Fox News is moving in a new direction and has been for some time. . . It is getting worse and more extreme every day. . . . The [metastasizing] ideological drift and the demand for submission to fantasies is at the core of understanding what all of this is. I hope enough people can see the totality of it all before we lose it all.

Unquote.

The CNN podcast is called Reliable Sources. From the description of this episode:

Jay Rosen, who teaches journalism at NYU and authors the PressThink blog, discusses the devolution of Fox News; the difficulty of describing a “shifted political universe” in the United States; and the need for news outlets to be “much more explicitly and aggressively pro-democracy.”

He says “Fox is becoming in some way more demand-driven” because “its audience is in the driver’s seat in a way that’s more extreme than when Roger Ailes ran the network.” For example, Rosen comments, “Do you want January 6 to be the fault of Antifa? You can have that. Do you want [somebody else] to have won the 2020 election? You can have that.”

Rosen explains that “these kinds of maneuvers are attempting to sever people from reality so that you can do what you want with them… to just sort of de-anchor people from anything that they have in common with their fellow citizens so that they can be manipulated further. And that’s why it’s so insidious.” 

Ideology: A Very Short Introduction by Michael Freeden

This is volume 95 in the Very Short Introduction series published by Oxford University Press. I suppose it was worth reading, although I expected more about particular ideologies as opposed to the general nature of ideology.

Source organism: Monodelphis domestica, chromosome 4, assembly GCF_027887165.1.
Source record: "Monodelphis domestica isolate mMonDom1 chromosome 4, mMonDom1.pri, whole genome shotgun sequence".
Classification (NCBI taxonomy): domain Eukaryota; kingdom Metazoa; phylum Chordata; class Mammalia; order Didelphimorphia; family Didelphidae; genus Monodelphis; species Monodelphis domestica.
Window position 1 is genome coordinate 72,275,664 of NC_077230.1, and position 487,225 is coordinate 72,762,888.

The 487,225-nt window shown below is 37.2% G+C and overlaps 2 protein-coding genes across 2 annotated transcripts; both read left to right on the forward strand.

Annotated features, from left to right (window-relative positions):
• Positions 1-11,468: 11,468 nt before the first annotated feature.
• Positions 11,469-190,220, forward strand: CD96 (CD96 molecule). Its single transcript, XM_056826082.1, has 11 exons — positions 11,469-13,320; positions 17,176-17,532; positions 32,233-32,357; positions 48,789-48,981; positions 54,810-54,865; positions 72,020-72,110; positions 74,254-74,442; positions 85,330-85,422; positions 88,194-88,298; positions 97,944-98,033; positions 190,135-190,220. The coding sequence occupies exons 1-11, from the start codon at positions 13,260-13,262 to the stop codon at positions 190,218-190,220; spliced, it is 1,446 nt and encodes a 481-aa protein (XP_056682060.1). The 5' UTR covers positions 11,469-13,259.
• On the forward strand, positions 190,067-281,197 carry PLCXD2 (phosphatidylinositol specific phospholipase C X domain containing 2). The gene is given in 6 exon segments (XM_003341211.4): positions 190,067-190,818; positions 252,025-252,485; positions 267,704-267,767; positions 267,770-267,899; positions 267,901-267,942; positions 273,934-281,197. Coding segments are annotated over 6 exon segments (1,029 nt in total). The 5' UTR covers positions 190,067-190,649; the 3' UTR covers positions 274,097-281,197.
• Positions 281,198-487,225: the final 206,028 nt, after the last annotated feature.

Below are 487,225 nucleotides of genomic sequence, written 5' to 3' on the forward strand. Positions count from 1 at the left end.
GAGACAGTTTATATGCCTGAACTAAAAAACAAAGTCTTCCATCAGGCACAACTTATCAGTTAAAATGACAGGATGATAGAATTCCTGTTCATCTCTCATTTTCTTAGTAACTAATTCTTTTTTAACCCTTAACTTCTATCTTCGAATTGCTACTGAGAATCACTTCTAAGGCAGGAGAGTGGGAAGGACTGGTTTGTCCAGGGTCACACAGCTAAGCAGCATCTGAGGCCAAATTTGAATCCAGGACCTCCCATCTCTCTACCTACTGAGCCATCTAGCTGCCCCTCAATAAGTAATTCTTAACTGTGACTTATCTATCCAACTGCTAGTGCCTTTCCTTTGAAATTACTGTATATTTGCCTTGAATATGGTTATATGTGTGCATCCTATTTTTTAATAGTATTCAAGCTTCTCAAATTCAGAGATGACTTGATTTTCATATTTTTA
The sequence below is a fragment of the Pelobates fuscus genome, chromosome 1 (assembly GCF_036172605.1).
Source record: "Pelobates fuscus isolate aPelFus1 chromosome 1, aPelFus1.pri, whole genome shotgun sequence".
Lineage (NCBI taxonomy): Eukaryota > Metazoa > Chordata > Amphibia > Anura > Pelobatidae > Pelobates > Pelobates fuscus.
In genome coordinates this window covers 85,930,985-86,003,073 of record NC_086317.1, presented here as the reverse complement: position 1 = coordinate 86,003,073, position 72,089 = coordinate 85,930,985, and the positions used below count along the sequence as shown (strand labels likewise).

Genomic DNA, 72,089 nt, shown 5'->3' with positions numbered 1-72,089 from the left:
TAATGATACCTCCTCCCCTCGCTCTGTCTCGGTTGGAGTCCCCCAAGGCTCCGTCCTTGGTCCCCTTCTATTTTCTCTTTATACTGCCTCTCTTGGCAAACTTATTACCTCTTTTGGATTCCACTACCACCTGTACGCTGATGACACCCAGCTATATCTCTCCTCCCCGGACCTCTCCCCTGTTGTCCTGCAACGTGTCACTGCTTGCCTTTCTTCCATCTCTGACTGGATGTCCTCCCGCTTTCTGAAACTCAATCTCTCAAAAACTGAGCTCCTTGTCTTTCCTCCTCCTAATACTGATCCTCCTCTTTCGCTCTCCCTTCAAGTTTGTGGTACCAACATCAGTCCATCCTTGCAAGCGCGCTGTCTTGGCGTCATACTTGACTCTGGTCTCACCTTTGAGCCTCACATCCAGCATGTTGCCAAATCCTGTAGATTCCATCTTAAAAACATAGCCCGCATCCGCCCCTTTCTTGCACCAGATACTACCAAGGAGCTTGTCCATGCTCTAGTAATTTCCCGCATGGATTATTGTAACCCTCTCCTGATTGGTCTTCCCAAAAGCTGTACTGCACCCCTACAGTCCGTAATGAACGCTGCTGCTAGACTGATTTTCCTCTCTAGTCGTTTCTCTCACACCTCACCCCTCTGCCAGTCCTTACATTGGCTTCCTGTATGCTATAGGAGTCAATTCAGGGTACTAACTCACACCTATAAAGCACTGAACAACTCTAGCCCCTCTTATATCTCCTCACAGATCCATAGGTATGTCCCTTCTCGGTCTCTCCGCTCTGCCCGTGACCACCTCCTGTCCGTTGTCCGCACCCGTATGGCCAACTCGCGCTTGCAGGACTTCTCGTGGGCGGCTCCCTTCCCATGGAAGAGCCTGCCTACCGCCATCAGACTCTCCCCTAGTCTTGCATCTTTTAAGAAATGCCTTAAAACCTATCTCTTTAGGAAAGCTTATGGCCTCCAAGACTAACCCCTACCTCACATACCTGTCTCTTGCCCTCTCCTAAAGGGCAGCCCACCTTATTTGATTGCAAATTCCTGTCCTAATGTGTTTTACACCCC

Freeden defines a political ideology as: “a set of ideas, beliefs, opinions and values that

(1) exhibit a recurring pattern
(2) are held by significant groups
(3) compete over providing and controlling plans for public policy
(4) do so with the aim of justifying, contesting or changing the social and political arrangements and processes of a political community.”

He identifies four main political ideologies (socialism, liberalism, conservatism and fascism) but argues convincingly that none of them can be precisely defined. What they share are general commitments to certain fundamental principles, which can also be understood as preferred ways of applying certain key terms. For example, a liberal and a fascist may both be in favor of “freedom” and “justice” but define those terms differently and apply them to different situations.

Freeden doesn’t think that having an ideology is a bad thing. He clearly favors some ideologies over others, but suggests that having a political ideology is like having fundamental principles or preferences, and that it’s almost inescapable to have an ideology if you take politics seriously. At least in the Western world, the four mentioned above, although they have evolved through the years, have been the most frequently adopted.

Throughout the book, Freeden emphasizes the importance of language in the study of ideology:

Ideologies compete over the control of political language as well as competing over plans for public policy; indeed, their competition over plans for public policy is primarily conducted through their competition over the control of political language.